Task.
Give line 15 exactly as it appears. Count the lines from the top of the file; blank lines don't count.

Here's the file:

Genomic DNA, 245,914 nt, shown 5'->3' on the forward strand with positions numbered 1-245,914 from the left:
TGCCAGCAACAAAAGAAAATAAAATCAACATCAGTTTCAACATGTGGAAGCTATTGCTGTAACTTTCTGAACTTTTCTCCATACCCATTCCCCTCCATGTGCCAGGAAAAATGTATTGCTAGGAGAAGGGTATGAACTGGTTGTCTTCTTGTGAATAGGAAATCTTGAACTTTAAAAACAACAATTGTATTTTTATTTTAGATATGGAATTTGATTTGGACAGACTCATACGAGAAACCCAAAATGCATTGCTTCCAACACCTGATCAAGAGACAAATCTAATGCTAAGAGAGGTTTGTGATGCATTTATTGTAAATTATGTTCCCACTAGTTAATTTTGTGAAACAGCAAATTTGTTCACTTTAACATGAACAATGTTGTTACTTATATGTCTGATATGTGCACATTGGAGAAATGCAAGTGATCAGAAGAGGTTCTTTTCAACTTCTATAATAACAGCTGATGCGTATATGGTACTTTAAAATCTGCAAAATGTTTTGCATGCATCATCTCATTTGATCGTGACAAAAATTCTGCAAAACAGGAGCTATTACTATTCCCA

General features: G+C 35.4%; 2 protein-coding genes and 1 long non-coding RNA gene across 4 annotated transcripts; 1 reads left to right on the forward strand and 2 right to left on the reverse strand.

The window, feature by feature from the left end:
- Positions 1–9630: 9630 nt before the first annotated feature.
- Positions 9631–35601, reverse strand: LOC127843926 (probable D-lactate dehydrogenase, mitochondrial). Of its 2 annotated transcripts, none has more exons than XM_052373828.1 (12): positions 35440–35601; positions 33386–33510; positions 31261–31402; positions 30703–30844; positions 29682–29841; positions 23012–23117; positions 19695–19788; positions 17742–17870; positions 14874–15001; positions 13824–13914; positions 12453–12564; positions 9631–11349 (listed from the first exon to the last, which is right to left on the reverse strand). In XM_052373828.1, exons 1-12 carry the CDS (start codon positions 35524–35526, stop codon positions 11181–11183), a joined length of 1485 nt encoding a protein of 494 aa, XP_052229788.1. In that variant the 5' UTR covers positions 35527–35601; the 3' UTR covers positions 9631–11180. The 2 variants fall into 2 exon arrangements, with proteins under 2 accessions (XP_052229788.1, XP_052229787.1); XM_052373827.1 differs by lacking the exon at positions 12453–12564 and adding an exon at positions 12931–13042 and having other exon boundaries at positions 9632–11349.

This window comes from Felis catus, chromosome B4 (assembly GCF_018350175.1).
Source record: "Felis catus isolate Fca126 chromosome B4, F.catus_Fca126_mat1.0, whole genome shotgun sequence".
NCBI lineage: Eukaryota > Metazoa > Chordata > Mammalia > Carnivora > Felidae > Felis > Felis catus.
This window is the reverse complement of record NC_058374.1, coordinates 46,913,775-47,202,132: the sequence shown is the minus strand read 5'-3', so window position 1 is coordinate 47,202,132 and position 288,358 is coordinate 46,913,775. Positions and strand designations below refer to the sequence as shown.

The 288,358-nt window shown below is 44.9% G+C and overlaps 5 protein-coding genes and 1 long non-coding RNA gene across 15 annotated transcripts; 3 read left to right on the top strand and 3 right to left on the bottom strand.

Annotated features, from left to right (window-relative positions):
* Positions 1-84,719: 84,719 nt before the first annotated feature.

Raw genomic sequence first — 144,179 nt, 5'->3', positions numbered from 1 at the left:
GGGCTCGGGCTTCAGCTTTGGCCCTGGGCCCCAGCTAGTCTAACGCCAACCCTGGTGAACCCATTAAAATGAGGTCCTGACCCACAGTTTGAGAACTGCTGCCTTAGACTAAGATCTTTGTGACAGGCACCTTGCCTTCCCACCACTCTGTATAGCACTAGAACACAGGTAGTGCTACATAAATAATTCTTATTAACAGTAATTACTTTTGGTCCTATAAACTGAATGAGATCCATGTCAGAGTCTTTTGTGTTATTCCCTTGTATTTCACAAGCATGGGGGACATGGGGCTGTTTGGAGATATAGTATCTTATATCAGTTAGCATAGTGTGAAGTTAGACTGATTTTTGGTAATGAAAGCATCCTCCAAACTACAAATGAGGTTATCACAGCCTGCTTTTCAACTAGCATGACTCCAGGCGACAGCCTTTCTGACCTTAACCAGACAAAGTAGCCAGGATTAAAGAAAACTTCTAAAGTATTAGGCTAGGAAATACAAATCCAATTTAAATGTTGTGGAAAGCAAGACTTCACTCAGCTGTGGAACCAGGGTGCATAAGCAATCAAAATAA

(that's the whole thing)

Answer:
GGGCTCGGGCTTCAGCTTTGGCCCTGGGCCCCAGCTAGTCTAACGCCAACCCTGGTGAACCCATTAAAATGAGGTCCTGACCCACAGTTTGAGAACTGCTGCCTTAGACTAAGATCTTTGTGACAGGCACCTTGCCTTCCCACCACTCTGTATAGCACTAGAACACAGGTAGTGCTACATAAATAATTCTTATTAACAGTAATTACTTTTGGTCCTATAAACTGAATGAGATCCATGTCAGAGTCTTTTGTGTTATTCCCTTGTATTTCACAAGCATGGGGGACATGGGGCTGTTTGGAGATATAGTATCTTATATCAGTTAGCATAGTGTGAAGTTAGACTGATTTTTGGTAATGAAAGCATCCTCCAAACTACAAATGAGGTTATCACAGCCTGCTTTTCAACTAGCATGACTCCAGGCGACAGCCTTTCTGACCTTAACCAGACAAAGTAGCCAGGATTAAAGAAAACTTCTAAAGTATTAGGCTAGGAAATACAAATCCAATTTAAATGTTGTGGAAAGCAAGACTTCACTCAGCTGTGGAACCAGGGTGCATAAGCAATCAAAATAA